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The Be-All End-All Guide to Early September Art

Artwork by Dilek Baykara via Cotton Candy Machine.

Artwork by Dilek Baykara via Cotton Candy Machine.

It’s easy to forget that the skinny streets of the Lower East Side are bursting at their seams with galleries and performance art spaces. Let the fact that forty of them are holding opening receptions on the same night this month serve as a reminder. That’s a lot of art (and free wine). Highlights include “Dots, Stripes, Liquid Cyber and Other Plaiditudes,” a fashion design and photography exhibit at Strange Loop Gallery, and an inaugural group show at Monya Rowe Gallery, which just bailed on its Chelsea home in favor of a spot on Orchard Street, featuring the Dali-level surrealism of Larissa Bates and Jacolby Satterwhite’s experimental videos.
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Josh Brolin’s Stepsister Made a Rock Opera About a Swamp Goddess in Space

The year after Molly Brolin (stepsister of Josh Brolin) and her fellow Berklee grad Justin Johnson moved to Greenpoint in 2010, Johnson saw “a dark sorceress cast a spell of calm over all the bodega workers in Manhattan” while he was working in a stockroom in Soho.

That stress-incited hallucination evolved into Smile Swamp Princess, a rock opera co-composed by Megan Lui and directed by Molly’s neice Eden Brolin. It debuts at Wild Project next week.
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The St. Mark’s Bookshop Held Its ‘Last Party Ever,’ But Hey, Poetry Is Back!

If you missed Bob Holman’s reading at the St. Mark’s Bookshop (described as the soon-to-relocate shop’s “last party ever”), don’t worry, the whole thing is now on the Internet (you know, that thing that’s killing the bookstore?). Holman introduces his reading, accompanied by griot music, by reiterating the state of the “real live bookshop": “The word is, this is the last reading at this location,” he says. “But we have it from good source that the St. Mark’s Bookshop will reopen at a nearby location but it cannot be disclosed because it’s all fucking real estate and if you say it, it never happens, right?”
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Sid Bernstein, Who Brought The Stones to the East Village, Has Died

(Photo: the private collections of Jason Knox and Harold C. Black)

Promoter Sid Bernstein will long be known as the man who brought the Beatles to America for their 1965 concert at Shea Stadium. But Bernstein, who died last Wednesday at age 95, also presented British Invasion groups like the Kinks and the Moody Blues at the Academy of Music, an aging East Village movie theater on East 14th Street at Third Avenue.
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Yippie and Peace Activist Mayer Vishner Is Dead, Apparently a Suicide

Mayer near his community garden parcel in the Village.

Mayer near his community garden parcel in the Village.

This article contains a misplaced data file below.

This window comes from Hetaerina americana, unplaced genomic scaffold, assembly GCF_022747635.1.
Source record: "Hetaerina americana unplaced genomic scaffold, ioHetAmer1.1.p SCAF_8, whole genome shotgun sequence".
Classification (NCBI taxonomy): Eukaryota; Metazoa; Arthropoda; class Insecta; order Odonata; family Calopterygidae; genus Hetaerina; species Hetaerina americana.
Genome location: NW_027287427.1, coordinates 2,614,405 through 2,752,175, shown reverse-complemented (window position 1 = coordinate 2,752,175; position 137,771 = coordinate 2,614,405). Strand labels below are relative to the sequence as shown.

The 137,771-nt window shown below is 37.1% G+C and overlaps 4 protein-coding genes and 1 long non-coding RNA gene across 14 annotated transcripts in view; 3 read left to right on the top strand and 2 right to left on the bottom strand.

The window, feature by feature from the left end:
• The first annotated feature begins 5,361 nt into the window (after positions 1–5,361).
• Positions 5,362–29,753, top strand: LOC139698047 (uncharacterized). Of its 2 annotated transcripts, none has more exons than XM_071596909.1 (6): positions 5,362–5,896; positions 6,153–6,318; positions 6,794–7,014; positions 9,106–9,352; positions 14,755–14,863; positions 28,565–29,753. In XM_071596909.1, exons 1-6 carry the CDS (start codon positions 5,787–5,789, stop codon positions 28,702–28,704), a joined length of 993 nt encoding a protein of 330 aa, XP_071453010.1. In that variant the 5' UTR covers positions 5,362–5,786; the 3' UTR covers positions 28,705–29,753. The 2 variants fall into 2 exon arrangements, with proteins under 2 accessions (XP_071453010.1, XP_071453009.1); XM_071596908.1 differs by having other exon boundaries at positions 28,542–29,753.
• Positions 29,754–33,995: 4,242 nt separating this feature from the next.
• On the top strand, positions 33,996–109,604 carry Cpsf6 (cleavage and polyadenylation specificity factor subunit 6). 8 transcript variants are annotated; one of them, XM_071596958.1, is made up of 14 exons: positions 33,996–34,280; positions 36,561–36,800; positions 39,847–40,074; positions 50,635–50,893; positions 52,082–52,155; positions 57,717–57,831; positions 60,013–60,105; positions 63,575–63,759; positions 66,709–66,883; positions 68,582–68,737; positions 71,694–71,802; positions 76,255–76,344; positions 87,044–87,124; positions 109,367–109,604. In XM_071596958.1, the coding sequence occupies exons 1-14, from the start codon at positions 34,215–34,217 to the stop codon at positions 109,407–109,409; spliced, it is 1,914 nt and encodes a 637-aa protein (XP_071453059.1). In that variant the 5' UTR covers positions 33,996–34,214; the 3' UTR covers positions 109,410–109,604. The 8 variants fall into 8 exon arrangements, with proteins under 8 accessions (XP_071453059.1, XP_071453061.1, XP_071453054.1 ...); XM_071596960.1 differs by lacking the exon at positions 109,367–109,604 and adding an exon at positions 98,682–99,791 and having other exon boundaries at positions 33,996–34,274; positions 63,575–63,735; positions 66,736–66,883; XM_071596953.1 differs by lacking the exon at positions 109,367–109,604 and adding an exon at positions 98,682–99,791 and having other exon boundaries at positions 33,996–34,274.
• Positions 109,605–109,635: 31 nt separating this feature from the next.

Mayer Vishner, a longtime anti-war activist, editor, and close associate of Abbie Hoffman and the Yippies, died in his Greenwich Village apartment at the age of 64 last week — an apparent suicide, according to friends and colleagues.

Paul Krassner, 81, a founder of the Yippies and editor of The Realist, said yesterday that he spoke to Vishner around 2 a.m. Thursday, after he had returned from Texas to leave his cat with a friend.
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Harry Styles of One Direction Was ‘Wilding’ at Lit Last Night

(Photo: Prince Terrence's )

(Photo: Prince Terrence’s )

Well, Jay Z didn’t show up in Bushwick, but here’s something that actually did happen: Harry Styles of One Direction was “wilding on the dance floor” at Lit last night, according to DJ Prince Terrence, who posted this Instagram shot of the teen idol presumably celebrating his win at the MTV Music Video Awards the night before.
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All These People Showed Up For a Secret Jay Z Show That Never Happened

(Photo: Sara Edwards)

(Photo: Sara Edwards)

The #HovaHoax of 2013 might just be the biggest punking since Radiohead was a no-show at Zuccotti Park. Because there apparently weren’t enough free shows going on this weekend, someone started a rumor that Jay-Z (er, Jay Z) was doing a surprise gig — not at his own Barclays Center, where the MTV Music Video Awards went down Sunday, but on Troutman Street in Bushwick.
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On Sunday There’ll Be Cool Jazz, Hot Jazz, and Jazz Poetry, You Dig?

This weekend, it’s “all that jazz” in a very literal sense. You already know that the Charlie Parker Jazz Festival is bringing legendary Miles Davis sideman and cool-jazz pioneer Leo Konitz to Tompkins Square Park for a free show. But that’s just the start of it. If you need to get out of the sun at any point between 5 p.m. and 7 p.m., you might want to duck into A Gathering of the Tribes, where Bird meets the word in the form of the Charlie Parker Poetry Reading. Downtown poets Bob Holman, Steve Dalachinsky, Patricia Spears Jones and a host of others will do their thing at Steve Cannon’s East Third Street apartment gallery.
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